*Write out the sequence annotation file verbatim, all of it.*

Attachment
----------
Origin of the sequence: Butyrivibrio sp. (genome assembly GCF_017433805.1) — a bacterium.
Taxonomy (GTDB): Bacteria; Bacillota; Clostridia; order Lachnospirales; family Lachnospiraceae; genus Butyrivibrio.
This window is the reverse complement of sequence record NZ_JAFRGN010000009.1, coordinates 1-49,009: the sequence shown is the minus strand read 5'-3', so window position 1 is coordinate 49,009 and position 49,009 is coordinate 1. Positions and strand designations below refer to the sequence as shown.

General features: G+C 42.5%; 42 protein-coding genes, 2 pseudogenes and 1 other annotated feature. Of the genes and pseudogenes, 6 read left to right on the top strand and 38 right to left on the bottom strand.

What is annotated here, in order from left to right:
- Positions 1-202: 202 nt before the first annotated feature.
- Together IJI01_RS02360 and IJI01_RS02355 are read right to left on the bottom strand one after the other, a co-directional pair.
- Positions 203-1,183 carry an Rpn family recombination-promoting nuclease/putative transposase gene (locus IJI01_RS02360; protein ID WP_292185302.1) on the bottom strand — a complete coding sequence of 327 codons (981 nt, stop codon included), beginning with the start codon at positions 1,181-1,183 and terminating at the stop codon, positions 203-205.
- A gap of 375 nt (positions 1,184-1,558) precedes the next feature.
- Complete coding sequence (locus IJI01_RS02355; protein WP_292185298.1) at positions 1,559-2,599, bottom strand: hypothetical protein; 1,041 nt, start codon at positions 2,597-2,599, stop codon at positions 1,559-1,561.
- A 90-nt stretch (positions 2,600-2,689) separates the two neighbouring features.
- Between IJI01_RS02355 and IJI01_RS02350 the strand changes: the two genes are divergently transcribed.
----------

Origin of the sequence: Butyrivibrio sp. (genome assembly GCF_017433805.1) — a bacterium.
Taxonomy (GTDB): Bacteria; Bacillota; Clostridia; order Lachnospirales; family Lachnospiraceae; genus Butyrivibrio.
This window is the reverse complement of sequence record NZ_JAFRGN010000009.1, coordinates 1-49,009: the sequence shown is the minus strand read 5'-3', so window position 1 is coordinate 49,009 and position 49,009 is coordinate 1. Positions and strand designations below refer to the sequence as shown.

General features: G+C 42.5%; 42 protein-coding genes, 2 pseudogenes and 1 other annotated feature. Of the genes and pseudogenes, 6 read left to right on the top strand and 38 right to left on the bottom strand.

What is annotated here, in order from left to right:
- Positions 1-202: 202 nt before the first annotated feature.
- Together IJI01_RS02360 and IJI01_RS02355 are read right to left on the bottom strand one after the other, a co-directional pair.
- Positions 203-1,183 carry an Rpn family recombination-promoting nuclease/putative transposase gene (locus IJI01_RS02360; protein ID WP_292185302.1) on the bottom strand — a complete coding sequence of 327 codons (981 nt, stop codon included), beginning with the start codon at positions 1,181-1,183 and terminating at the stop codon, positions 203-205.
- A gap of 375 nt (positions 1,184-1,558) precedes the next feature.
- Complete coding sequence (locus IJI01_RS02355; protein WP_292185298.1) at positions 1,559-2,599, bottom strand: hypothetical protein; 1,041 nt, start codon at positions 2,597-2,599, stop codon at positions 1,559-1,561.
- A 90-nt stretch (positions 2,600-2,689) separates the two neighbouring features.
- Between IJI01_RS02355 and IJI01_RS02350 the strand changes: the two genes are divergently transcribed.